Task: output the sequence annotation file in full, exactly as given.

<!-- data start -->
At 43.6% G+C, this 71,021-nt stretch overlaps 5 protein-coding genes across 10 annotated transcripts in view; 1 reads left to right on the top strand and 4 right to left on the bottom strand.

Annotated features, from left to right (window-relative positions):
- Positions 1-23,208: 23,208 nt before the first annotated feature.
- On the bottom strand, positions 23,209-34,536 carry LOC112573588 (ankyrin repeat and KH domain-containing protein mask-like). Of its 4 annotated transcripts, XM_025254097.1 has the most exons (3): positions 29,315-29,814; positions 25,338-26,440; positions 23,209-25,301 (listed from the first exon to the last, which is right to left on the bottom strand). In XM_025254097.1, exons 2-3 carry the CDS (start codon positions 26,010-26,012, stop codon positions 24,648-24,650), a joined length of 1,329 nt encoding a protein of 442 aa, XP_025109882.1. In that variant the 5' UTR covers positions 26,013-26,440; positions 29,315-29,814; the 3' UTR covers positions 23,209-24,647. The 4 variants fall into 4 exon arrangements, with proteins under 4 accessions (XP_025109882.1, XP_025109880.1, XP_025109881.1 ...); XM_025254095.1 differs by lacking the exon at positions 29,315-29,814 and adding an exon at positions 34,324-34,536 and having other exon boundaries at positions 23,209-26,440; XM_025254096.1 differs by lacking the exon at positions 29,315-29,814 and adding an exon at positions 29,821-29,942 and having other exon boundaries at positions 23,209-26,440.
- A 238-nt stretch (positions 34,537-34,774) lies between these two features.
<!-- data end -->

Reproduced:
At 43.6% G+C, this 71,021-nt stretch overlaps 5 protein-coding genes across 10 annotated transcripts in view; 1 reads left to right on the top strand and 4 right to left on the bottom strand.

Annotated features, from left to right (window-relative positions):
- Positions 1-23,208: 23,208 nt before the first annotated feature.
- On the bottom strand, positions 23,209-34,536 carry LOC112573588 (ankyrin repeat and KH domain-containing protein mask-like). Of its 4 annotated transcripts, XM_025254097.1 has the most exons (3): positions 29,315-29,814; positions 25,338-26,440; positions 23,209-25,301 (listed from the first exon to the last, which is right to left on the bottom strand). In XM_025254097.1, exons 2-3 carry the CDS (start codon positions 26,010-26,012, stop codon positions 24,648-24,650), a joined length of 1,329 nt encoding a protein of 442 aa, XP_025109882.1. In that variant the 5' UTR covers positions 26,013-26,440; positions 29,315-29,814; the 3' UTR covers positions 23,209-24,647. The 4 variants fall into 4 exon arrangements, with proteins under 4 accessions (XP_025109882.1, XP_025109880.1, XP_025109881.1 ...); XM_025254095.1 differs by lacking the exon at positions 29,315-29,814 and adding an exon at positions 34,324-34,536 and having other exon boundaries at positions 23,209-26,440; XM_025254096.1 differs by lacking the exon at positions 29,315-29,814 and adding an exon at positions 29,821-29,942 and having other exon boundaries at positions 23,209-26,440.
- A 238-nt stretch (positions 34,537-34,774) lies between these two features.